So Kong Dong
130 Main Street
Ft. Lee, NJ
We learned after grilling Mike from Yonkers that his choice of So Kong Dong, a Korean “soft tofu” place in Fort Lee, New Jerseey was one he had frequented often. Not a risky discovery, but we had no restrictions that a choice had to be one that was virgin territory. But why would Mike from Yonkers be spending time in Fort Lee, New Jersey ?
“Taekwondo,” he blurted, as if that really meant anything to us. We knew he and Gerry are taekwondo students and masters of that Korean martial arts form. So that meant because of the taekwondo connection he obviously knew of the Korean restaurants in Fort Lee, New Jersey, of which there are many.
“My bank is here,” he admitted after being pressed further. Again, that could have led to many more questions such as why would Mike from Yonkers, New York be banking in Fort Lee, New Jersey? None of us, however, choose to continue our inquisition; we were all too happy with the end result of his decision and that was really what mattered most to us.
Anytime we have to go to New Jersey, usually at Gerry’s behest, we worry about traffic complications. But on this evening, Zio and I cruised effortlessly across the George Washington Bridge. We hit minor trouble when, thanks to the incoherent mumblings of the female voice of my GPS, we headed in the opposite direction of Fort Lee on the Palisades Parkway. We quickly got back on track and again, what she was directing me to do and what the map was showing were not in sync.
“Make a U-turn ahead. Make a U-turn ahead,” she blabbered as if it were easy to make a U-turn on a winding, hilly road. Finally, we righted ourselves, shut the bitch up by turning off the useless device, and found So Kong Dong, the pillars of the George Washington Bridge visible from the restaurant’s small parking lot.
I pulled into a municipal parking lot across Main Street from the restaurant just as Gerry and Eugene arrived. Eugene muttered that Mike from Yonkers would have to deduct the bridge toll and the parking from his share of that night’s dinner. When we told Mike from Yonkers of his obligation, he responded that by filling up our gas tanks in New Jersey, which both Eugene and I did, that we would actually be saving money, or at worst, break even, on the cost of getting to the appointed restaurant.
So Kong Dong was spacious with rows of wooden tables and Korean artifacts on the walls that no one could identify. The menu also served as a place mat and was limited to just nine varieties of tofu soup along with Korean bbq ribs. None of the soups were over $9 while the platter of ribs was $15, all well within our $20 per person budget.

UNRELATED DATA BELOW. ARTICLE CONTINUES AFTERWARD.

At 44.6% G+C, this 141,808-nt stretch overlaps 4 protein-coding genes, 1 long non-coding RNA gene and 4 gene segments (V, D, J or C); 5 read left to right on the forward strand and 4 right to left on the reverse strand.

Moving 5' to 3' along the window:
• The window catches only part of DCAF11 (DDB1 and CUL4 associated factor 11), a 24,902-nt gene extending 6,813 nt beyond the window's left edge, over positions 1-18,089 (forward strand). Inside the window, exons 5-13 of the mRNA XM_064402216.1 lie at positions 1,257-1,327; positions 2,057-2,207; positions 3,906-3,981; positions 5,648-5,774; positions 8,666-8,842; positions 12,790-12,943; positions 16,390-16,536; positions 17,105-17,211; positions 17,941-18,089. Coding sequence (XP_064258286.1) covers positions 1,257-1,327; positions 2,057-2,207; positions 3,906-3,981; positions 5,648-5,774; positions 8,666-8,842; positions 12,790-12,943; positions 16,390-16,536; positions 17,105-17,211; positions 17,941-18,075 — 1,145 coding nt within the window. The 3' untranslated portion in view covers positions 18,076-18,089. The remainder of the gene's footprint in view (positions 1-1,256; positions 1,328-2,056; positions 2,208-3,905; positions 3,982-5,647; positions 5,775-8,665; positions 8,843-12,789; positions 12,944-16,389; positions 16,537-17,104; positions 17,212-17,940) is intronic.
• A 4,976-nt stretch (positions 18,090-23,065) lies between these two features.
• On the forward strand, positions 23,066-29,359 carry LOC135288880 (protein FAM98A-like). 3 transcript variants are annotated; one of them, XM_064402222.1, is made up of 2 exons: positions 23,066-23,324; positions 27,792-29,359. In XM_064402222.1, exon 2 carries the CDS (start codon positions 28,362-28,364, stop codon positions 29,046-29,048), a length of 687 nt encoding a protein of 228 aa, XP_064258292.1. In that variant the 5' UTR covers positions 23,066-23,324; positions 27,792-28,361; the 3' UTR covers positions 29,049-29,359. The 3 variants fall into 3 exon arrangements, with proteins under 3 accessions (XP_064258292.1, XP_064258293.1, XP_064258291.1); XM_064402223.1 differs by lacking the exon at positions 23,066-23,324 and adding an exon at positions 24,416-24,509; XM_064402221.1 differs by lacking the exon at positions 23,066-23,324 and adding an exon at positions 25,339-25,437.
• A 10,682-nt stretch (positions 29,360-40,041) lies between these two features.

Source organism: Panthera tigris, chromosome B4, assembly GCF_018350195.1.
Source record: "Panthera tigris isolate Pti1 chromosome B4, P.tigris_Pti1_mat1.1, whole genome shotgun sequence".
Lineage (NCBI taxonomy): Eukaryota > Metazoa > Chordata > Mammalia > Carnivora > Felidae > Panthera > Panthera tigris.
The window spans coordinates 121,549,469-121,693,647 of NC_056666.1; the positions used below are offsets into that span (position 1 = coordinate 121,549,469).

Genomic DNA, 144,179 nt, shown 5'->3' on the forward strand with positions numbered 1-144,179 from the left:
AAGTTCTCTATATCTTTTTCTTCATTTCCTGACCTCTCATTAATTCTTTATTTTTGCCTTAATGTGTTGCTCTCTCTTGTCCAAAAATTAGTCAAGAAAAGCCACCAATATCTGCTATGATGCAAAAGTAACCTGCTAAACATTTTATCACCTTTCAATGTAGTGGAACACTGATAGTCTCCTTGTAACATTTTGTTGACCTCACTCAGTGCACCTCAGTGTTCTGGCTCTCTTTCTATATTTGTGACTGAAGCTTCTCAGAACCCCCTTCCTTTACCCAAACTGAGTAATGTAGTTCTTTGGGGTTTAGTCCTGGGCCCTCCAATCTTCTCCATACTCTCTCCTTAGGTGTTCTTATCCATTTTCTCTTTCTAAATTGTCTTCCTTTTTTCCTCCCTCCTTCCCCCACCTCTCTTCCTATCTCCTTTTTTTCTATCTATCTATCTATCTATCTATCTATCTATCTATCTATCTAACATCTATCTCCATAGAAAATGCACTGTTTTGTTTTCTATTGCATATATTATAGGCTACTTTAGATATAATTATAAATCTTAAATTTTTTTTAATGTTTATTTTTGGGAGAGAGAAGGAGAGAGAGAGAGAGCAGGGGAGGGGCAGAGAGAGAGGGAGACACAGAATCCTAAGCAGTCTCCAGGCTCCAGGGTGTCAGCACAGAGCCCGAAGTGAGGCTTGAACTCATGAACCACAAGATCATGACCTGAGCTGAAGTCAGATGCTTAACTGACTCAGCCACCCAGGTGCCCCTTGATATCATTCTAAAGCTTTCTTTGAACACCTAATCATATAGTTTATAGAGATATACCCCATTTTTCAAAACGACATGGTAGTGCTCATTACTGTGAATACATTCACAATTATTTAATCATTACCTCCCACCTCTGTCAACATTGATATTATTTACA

Eugene suggested a kangaroo court to decide Rick’s fate since he was late. But before we had to actually figure out what goes on in a kangaroo court, Rick appeared and all of us ordered.
“Seafood tofu,” Eugene blurted out to the hovering waiter.
“How spicy?” the waiter asked.
We weren’t sure how So Kong Dong’s heat meter rated in our own spice universe. We looked to Mike from Yonkers for guidance.
“I usually get it hot,” he said. As opposed to the other options offered: “not spicy, not too spicy, medium hot or very hot.”
The waiter glanced at Gerry.
“Seafood tofu,” Gerry ordered.
And then to Rick
“Seafood tofu,” he said.
I was next.
“Seafood tofu,” I mumbled into my hand as the waiter scribbled.
Breaking the monotony, Zio went for the pork tofu and, with a knowing grin; Mike from Yonkers ordered the oyster tofu. “I always get the oyster tofu,” he said without any further explanation. We added two orders of the ribs and our waiter departed.
A few moments’ later bowls of Korean condiments began to assemble on our table; kim chee, bean sprouts, spicy pickles, cold cabbage soup, and six raw eggs. “You crack them into the soup,” said the soft tofu wizened, Mike from Yonkers.
And then the ribs arrived. Layers of thinly sliced beef short ribs in a slightly sweet marinade complete with huge scissors, resembling garden shears, to cut them up and portion them out to the members of our now salivating party.
Before we could finish with the ribs, the bowls of soup began to crowd our table. Each was bubbling; still boiling hot from the kitchen. As our waiter placed our bowls in front of us, I watched as the soup continued to bubble. How could it continue to bubble so long after coming off the flame? I tried to wait; to give it more time to cool, but I’m an impatient eater. I scooped some into my spoon, blew on it and then tentatively sipped. It had cooled down enough, or so I thought, not to have seared the inside of my mouth and was able to swallow it. The soup was fiery and loaded with shrimp, oysters, and clams. I cracked the egg into it and, as Mike from Yonkers instructed, stirred it before it turned into one solid hard boiled egg yolk. I also added rice into the soup in hopes that would also bring the temperature down, and it did, but not by much.
There wasn’t much conversation as we worked through the soup, intermittently draining our spice assaulted sinuses into the much too thin paper napkins we were administered, and, as usual, Mike from Yonkers trailed behind all of us, methodically spooning his soup into his bowl of rice instead of vice versa as I was doing. Some secrets of soft tofu, he obviously wasn’t willing to share.
Dessert was a stick of gum that held its flavor for less than five minutes. We all praised Mike from Yonkers for his choice but the next day, thinking I had escaped burn damage, realized there were blisters throughout the insides of my mouth, under my tongue, wherever the blistering soup touched. The mutilation of my mouth notwithstanding, if I’m ever “banking” in Ft. Lee, I won’t hesitate to return for another chance at a bowl of soft tofu.